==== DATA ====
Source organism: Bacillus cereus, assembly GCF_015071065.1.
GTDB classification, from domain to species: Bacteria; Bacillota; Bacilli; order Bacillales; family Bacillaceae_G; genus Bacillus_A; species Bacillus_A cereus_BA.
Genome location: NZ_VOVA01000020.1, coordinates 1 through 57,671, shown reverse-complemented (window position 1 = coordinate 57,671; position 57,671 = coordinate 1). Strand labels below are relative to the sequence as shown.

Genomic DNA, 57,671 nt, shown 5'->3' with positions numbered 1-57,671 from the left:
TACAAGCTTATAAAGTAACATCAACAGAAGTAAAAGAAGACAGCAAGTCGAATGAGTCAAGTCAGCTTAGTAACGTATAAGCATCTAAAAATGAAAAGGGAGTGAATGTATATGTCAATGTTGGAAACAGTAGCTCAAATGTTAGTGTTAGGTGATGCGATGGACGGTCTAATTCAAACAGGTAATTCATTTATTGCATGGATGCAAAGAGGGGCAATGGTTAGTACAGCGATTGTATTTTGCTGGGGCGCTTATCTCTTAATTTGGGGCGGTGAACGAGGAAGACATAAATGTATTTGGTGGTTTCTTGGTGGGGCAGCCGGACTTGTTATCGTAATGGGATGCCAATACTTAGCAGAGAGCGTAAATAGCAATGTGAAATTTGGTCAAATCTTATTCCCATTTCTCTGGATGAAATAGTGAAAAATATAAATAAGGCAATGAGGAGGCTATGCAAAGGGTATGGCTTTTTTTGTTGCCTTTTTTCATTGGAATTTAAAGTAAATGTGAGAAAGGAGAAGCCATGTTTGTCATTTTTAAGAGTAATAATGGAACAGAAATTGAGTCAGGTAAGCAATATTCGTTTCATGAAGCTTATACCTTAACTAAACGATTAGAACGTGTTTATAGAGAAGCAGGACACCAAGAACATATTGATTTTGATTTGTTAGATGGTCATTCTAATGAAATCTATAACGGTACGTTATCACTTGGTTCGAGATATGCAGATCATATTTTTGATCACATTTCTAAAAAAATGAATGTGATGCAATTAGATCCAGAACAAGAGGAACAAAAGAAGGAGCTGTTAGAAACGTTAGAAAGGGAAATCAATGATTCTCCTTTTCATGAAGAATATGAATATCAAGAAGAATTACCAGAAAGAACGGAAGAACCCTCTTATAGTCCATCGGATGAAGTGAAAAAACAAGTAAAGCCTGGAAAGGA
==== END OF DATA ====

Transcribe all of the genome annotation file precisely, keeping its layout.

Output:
Source organism: Bacillus cereus, assembly GCF_015071065.1.
GTDB classification, from domain to species: Bacteria; Bacillota; Bacilli; order Bacillales; family Bacillaceae_G; genus Bacillus_A; species Bacillus_A cereus_BA.
Genome location: NZ_VOVA01000020.1, coordinates 1 through 57,671, shown reverse-complemented (window position 1 = coordinate 57,671; position 57,671 = coordinate 1). Strand labels below are relative to the sequence as shown.

Genomic DNA, 57,671 nt, shown 5'->3' with positions numbered 1-57,671 from the left:
TACAAGCTTATAAAGTAACATCAACAGAAGTAAAAGAAGACAGCAAGTCGAATGAGTCAAGTCAGCTTAGTAACGTATAAGCATCTAAAAATGAAAAGGGAGTGAATGTATATGTCAATGTTGGAAACAGTAGCTCAAATGTTAGTGTTAGGTGATGCGATGGACGGTCTAATTCAAACAGGTAATTCATTTATTGCATGGATGCAAAGAGGGGCAATGGTTAGTACAGCGATTGTATTTTGCTGGGGCGCTTATCTCTTAATTTGGGGCGGTGAACGAGGAAGACATAAATGTATTTGGTGGTTTCTTGGTGGGGCAGCCGGACTTGTTATCGTAATGGGATGCCAATACTTAGCAGAGAGCGTAAATAGCAATGTGAAATTTGGTCAAATCTTATTCCCATTTCTCTGGATGAAATAGTGAAAAATATAAATAAGGCAATGAGGAGGCTATGCAAAGGGTATGGCTTTTTTTGTTGCCTTTTTTCATTGGAATTTAAAGTAAATGTGAGAAAGGAGAAGCCATGTTTGTCATTTTTAAGAGTAATAATGGAACAGAAATTGAGTCAGGTAAGCAATATTCGTTTCATGAAGCTTATACCTTAACTAAACGATTAGAACGTGTTTATAGAGAAGCAGGACACCAAGAACATATTGATTTTGATTTGTTAGATGGTCATTCTAATGAAATCTATAACGGTACGTTATCACTTGGTTCGAGATATGCAGATCATATTTTTGATCACATTTCTAAAAAAATGAATGTGATGCAATTAGATCCAGAACAAGAGGAACAAAAGAAGGAGCTGTTAGAAACGTTAGAAAGGGAAATCAATGATTCTCCTTTTCATGAAGAATATGAATATCAAGAAGAATTACCAGAAAGAACGGAAGAACCCTCTTATAGTCCATCGGATGAAGTGAAAAAACAAGTAAAGCCTGGAAAGGA